How to accept defeat
About two weeks ago, I boarded a plane at 6:20 AM in Cleveland, landed in Atlanta two hours later, only to find out my next flight wasn’t leaving for another three hours, and that it wasn’t even going to my destination directly once we departed. I then took the plane to Raleigh, North Carolina, where I was able to remain seated on the plane, which meant I got to take the emergency row seating (which was probably the only good thing I experienced the whole morning, considering I was also sick), and then proceeded to Tampa, my hometown.
It was a well deserved trip; I’d been in Cleveland for about six weeks, studying hard, playing hard, and it’d been a while since I’d seen my family and close family friends back in Florida. While it was nice to catch up and see my “people” again, my trip had another, and easily more stressful purpose to it; I had an audition with an orchestra that I respect and love immensely ever since I was young and decided to pursue music professionally, so this was important to me, to say the least.
The spot that was opening up was for a tenured principal position, a position many musicians would kill to have. I’d personally been waiting for this position to open up for several years, knowing the individual who previously sat in this chair was going to be moving on towards bigger and better things. Well, it was finally happening; I walked into one of the buildings where the orchestra rehearses, signed in, got my initial check deposit back, and proceeded to my green room to warm up and practice in. The room was nice; two bathrooms, a mirror with display bulbs, a couch, and a few chairs.
The committee was running a little behind, so that meant I got a little more time to warm up than I thought, which was nice. While the room was comfortable, I was able to hear at least three other bassoonists playing the same material I was in preparation for the opening round. about 45 minutes pass until I walk out on stage for my audition. As I walk out onto the stage that I practically grew up in, I realize that now is more important than anything I’ve done that entire morning. I sit down, get comfortable, make sure all of my excerpts are in the correct order, and begin. Before I knew it, my audition didn’t even feel like five minutes had passed. I walked off stage, and felt great about what I had presented to the committee. I went back to my green room, packed up, and walked to the leisure room where the other candidates were waiting for their results.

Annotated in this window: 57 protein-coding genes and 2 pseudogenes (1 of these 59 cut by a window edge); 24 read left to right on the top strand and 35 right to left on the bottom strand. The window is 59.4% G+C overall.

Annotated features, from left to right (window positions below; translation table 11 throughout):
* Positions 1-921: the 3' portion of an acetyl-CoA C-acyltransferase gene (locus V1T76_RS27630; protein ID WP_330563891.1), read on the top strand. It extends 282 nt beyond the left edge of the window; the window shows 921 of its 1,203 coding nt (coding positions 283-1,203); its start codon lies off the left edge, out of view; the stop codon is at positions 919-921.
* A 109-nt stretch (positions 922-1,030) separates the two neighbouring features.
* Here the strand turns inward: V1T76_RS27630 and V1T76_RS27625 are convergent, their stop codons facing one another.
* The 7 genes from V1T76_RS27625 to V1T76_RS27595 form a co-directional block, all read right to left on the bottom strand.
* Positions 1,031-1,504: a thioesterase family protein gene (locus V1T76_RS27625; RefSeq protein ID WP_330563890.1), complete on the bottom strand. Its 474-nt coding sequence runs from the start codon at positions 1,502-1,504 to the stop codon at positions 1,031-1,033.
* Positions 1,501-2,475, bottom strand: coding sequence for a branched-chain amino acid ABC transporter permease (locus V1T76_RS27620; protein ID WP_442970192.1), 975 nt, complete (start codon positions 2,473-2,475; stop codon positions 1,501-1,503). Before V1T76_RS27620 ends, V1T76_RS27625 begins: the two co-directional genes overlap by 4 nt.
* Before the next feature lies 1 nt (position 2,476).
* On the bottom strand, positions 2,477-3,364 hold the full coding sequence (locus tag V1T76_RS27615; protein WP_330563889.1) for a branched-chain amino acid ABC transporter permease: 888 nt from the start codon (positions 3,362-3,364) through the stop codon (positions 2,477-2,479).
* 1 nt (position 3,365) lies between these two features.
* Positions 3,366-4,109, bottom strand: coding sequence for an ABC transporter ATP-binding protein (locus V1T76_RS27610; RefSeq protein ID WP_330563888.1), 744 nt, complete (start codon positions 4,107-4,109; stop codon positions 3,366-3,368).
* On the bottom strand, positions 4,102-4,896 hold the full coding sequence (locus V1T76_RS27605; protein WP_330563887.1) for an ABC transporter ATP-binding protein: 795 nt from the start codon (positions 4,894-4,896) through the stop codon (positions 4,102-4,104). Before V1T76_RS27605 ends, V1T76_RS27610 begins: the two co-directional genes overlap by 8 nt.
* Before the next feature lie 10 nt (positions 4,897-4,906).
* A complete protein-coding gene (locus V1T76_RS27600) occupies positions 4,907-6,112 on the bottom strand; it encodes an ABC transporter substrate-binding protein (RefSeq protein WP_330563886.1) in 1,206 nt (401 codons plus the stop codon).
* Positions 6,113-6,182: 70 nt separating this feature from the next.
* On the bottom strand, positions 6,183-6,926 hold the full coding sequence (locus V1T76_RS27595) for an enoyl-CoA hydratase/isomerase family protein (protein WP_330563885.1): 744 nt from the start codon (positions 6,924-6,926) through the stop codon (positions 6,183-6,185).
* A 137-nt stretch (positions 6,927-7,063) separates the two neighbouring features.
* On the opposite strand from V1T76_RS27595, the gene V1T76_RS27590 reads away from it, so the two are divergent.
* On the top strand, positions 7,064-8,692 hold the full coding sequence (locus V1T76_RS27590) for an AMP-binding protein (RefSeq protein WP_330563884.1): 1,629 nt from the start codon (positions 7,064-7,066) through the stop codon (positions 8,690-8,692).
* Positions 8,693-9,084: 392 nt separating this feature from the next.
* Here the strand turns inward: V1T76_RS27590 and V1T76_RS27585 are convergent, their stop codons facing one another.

Unfortunately, no one in that hour had advanced into the next round, which was my biggest goal for the afternoon. I walked out of the same door I entered in when the results were announced, but I wasn’t disappointed whatsoever. What I proved in my audition was that I was convincing enough to get through all of the excerpts in the first round, which to me was a huge chunk of progress. The last audition I took was more than a year and a half ago, and I only played them about four excerpts before being excused, which wasn’t exactly a great feeling. But with this, I was able to walk away saying “I didn’t over-prepare or under-prepare, and I feel good.”
Now this isn’t to say that I have no work to do; trust me, I do! Always. But I really enjoyed the fact that I was able to say that I felt great about my audition and how I sounded and prepped myself. As one of my old teachers said, “It’s not music; it’s war.”
As far as auditions go, I’ll take them if I feel ready for them. However, I’m in Cleveland to be in Cleveland, and I really enjoy it. I’m not going to stress myself out if I don’t advance in my auditions for right now. I need more experience under my belt first, which is what CIM’s for.
Thank you for reading my story on my audition. I hope that somehow it can make a positive effect on your auditions and your outcome of your auditions.